The article then has some speculation about the criticism the White House and its legal office had been taking over the travel office firings and failed cabinet appointments, but concludes this way:
But the friends say that Mr. Foster, a seasoned litigator, would certainly not have been driven to suicide by either of these circumstances, which by Washington's low standards of civility were almost gentle.
Apparently some progress was being made in the high priority matter of the gun, but an astute press would have noted the fact that the police did not yet know that it was Foster's gun more than likely meant that it was not his gun. His entire immediate family was in town, which included his wife and three children, the youngest of whom, John Brugh, was actually not quite college age, though the other two, Vincent III and Laura were. One of his sisters also lived in Washington, DC, and the other had flown up for a pre-planned visit on the very day that he has chosen to commit his "apparent suicide." If determining the ownership of the gun was such a priority, one would have expected that that is virtually the first thing the police would have done. They would have asked the family; most importantly, they would have asked the two sons who would have been the most likely ones to have an intimate familiarity with any guns the father might have had. Hadn't they done that? Here is what The Washington Times tells us on Saturday, the 24th of July:
"Park Police investigators had many questions about Mr. Foster's final hours but deferred to his friends and family by delaying contacts with them until after yesterday's funeral in Little Rock."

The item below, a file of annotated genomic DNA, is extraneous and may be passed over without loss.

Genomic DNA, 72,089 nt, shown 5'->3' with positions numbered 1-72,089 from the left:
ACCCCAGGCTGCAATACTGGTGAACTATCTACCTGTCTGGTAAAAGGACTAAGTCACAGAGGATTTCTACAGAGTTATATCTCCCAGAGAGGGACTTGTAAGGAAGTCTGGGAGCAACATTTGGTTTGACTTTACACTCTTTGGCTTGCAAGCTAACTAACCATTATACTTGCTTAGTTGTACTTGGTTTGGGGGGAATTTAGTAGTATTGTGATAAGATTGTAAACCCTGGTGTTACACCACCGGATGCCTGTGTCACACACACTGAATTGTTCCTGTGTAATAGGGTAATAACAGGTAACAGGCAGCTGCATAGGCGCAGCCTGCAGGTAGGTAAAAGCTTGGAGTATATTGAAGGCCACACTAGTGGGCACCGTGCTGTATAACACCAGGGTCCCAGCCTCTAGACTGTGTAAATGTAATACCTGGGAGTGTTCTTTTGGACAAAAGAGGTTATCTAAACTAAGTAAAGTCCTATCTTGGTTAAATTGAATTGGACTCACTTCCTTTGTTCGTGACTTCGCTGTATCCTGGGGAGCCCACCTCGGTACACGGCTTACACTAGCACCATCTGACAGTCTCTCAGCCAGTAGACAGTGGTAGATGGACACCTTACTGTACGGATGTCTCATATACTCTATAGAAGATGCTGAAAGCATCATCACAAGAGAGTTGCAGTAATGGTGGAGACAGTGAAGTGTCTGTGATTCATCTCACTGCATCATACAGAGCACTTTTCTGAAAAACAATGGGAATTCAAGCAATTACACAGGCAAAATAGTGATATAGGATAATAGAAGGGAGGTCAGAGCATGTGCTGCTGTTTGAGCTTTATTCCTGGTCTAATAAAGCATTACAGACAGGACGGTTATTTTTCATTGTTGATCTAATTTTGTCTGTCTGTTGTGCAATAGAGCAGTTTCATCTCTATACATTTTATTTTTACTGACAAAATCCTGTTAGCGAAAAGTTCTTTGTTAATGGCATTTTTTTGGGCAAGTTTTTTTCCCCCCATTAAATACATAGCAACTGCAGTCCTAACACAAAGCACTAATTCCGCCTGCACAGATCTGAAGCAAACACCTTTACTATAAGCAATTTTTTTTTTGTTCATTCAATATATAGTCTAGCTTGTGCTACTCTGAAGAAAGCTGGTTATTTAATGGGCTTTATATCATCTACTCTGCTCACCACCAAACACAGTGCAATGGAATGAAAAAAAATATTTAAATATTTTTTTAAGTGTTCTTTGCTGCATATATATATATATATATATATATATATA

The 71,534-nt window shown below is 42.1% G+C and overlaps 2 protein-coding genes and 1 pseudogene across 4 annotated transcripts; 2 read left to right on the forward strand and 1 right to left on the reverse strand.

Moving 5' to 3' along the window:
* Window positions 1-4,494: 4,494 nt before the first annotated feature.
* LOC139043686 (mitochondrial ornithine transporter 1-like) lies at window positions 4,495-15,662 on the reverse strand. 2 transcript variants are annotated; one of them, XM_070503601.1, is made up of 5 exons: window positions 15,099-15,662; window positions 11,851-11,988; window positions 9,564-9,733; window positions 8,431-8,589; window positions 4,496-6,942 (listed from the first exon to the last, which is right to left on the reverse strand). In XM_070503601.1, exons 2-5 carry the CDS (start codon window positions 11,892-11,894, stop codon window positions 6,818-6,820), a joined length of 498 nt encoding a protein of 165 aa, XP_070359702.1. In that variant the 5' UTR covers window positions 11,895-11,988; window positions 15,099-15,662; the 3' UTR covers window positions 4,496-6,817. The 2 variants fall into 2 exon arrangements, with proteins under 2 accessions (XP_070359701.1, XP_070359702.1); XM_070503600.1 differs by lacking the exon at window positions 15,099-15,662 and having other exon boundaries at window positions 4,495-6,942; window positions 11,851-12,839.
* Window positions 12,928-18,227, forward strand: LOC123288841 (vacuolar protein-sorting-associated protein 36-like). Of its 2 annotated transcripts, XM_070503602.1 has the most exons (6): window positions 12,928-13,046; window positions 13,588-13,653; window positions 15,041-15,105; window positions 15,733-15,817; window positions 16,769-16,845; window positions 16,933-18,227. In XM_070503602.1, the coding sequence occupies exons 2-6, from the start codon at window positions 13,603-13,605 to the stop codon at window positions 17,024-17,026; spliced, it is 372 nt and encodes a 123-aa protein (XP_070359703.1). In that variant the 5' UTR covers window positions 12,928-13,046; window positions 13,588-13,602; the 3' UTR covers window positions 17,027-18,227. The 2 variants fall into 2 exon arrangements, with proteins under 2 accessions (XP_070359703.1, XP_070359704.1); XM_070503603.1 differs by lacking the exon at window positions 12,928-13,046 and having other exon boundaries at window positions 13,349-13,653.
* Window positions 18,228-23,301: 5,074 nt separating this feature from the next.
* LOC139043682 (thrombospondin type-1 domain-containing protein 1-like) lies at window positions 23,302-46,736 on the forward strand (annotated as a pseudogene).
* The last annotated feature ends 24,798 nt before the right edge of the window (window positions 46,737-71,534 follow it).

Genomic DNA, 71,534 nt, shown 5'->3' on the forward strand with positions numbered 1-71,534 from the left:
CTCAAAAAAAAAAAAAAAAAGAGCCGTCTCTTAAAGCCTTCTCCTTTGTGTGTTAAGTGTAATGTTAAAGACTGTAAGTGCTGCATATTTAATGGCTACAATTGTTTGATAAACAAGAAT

Is it possible to imagine any death investigation anywhere in the country that would be done in such a casual way? Anyone in homicide work knows that the chances of solving the crime plummet if it is not solved within the first couple of days and that the most important people to talk to are those closest to the victim. Professionals in the news business know this, too, but here they merely report that the police aren't talking to friends and family until after the funeral and leave it at that. In fact, we were told at the time, the widow, Lisa, the only immediate family member officially to be interviewed by the police, was not questioned until the 29th, nine days after the death (Reading on, we shall see that Lisa was actually first interviewed the night of the death, contrary to the earlier false press reports.). No editorials appear raising questions about this unconscionable delay.
The day after telling us that the authorities had said the death gun was a collectors' item and one of a matched pair, both of which were in their possession, we have the following, on July 23, from The New York Times:
In clarifying the account they had provided Wednesday, Federal officials said today that only one .38 caliber Army Colt revolver had been recovered in the case, not two. They said that the weapon, which was found in Mr. Foster's right hand, had been assembled from parts of two identical revolvers manufactured in 1913.